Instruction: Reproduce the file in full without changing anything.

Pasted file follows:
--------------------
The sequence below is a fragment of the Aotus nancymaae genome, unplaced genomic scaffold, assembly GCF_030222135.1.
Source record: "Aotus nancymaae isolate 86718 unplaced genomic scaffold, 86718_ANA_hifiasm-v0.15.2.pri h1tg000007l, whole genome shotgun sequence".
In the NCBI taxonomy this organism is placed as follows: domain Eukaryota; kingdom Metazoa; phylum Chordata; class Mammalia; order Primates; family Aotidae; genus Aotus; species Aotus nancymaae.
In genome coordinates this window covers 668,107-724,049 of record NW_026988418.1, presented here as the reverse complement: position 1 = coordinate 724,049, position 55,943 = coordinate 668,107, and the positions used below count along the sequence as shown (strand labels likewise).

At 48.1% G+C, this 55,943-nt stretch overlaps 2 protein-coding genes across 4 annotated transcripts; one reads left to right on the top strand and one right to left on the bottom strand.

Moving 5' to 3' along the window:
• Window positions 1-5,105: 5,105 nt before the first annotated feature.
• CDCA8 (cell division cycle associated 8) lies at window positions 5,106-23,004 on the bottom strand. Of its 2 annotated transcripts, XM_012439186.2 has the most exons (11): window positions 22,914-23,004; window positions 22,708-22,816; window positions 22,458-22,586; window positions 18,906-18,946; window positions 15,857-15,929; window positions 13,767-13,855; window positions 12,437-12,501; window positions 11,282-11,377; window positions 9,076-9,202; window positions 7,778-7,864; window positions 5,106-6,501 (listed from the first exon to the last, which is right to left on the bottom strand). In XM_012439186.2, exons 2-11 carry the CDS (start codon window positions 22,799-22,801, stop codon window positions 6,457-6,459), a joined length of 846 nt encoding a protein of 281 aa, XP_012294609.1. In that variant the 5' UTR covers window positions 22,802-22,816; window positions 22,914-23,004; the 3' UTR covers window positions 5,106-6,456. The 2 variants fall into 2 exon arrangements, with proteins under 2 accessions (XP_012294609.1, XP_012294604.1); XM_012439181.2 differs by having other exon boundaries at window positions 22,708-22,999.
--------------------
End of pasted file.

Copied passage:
The sequence below is a fragment of the Aotus nancymaae genome, unplaced genomic scaffold, assembly GCF_030222135.1.
Source record: "Aotus nancymaae isolate 86718 unplaced genomic scaffold, 86718_ANA_hifiasm-v0.15.2.pri h1tg000007l, whole genome shotgun sequence".
In the NCBI taxonomy this organism is placed as follows: domain Eukaryota; kingdom Metazoa; phylum Chordata; class Mammalia; order Primates; family Aotidae; genus Aotus; species Aotus nancymaae.
In genome coordinates this window covers 668,107-724,049 of record NW_026988418.1, presented here as the reverse complement: position 1 = coordinate 724,049, position 55,943 = coordinate 668,107, and the positions used below count along the sequence as shown (strand labels likewise).

At 48.1% G+C, this 55,943-nt stretch overlaps 2 protein-coding genes across 4 annotated transcripts; one reads left to right on the top strand and one right to left on the bottom strand.

Moving 5' to 3' along the window:
• Window positions 1-5,105: 5,105 nt before the first annotated feature.
• CDCA8 (cell division cycle associated 8) lies at window positions 5,106-23,004 on the bottom strand. Of its 2 annotated transcripts, XM_012439186.2 has the most exons (11): window positions 22,914-23,004; window positions 22,708-22,816; window positions 22,458-22,586; window positions 18,906-18,946; window positions 15,857-15,929; window positions 13,767-13,855; window positions 12,437-12,501; window positions 11,282-11,377; window positions 9,076-9,202; window positions 7,778-7,864; window positions 5,106-6,501 (listed from the first exon to the last, which is right to left on the bottom strand). In XM_012439186.2, exons 2-11 carry the CDS (start codon window positions 22,799-22,801, stop codon window positions 6,457-6,459), a joined length of 846 nt encoding a protein of 281 aa, XP_012294609.1. In that variant the 5' UTR covers window positions 22,802-22,816; window positions 22,914-23,004; the 3' UTR covers window positions 5,106-6,456. The 2 variants fall into 2 exon arrangements, with proteins under 2 accessions (XP_012294609.1, XP_012294604.1); XM_012439181.2 differs by having other exon boundaries at window positions 22,708-22,999.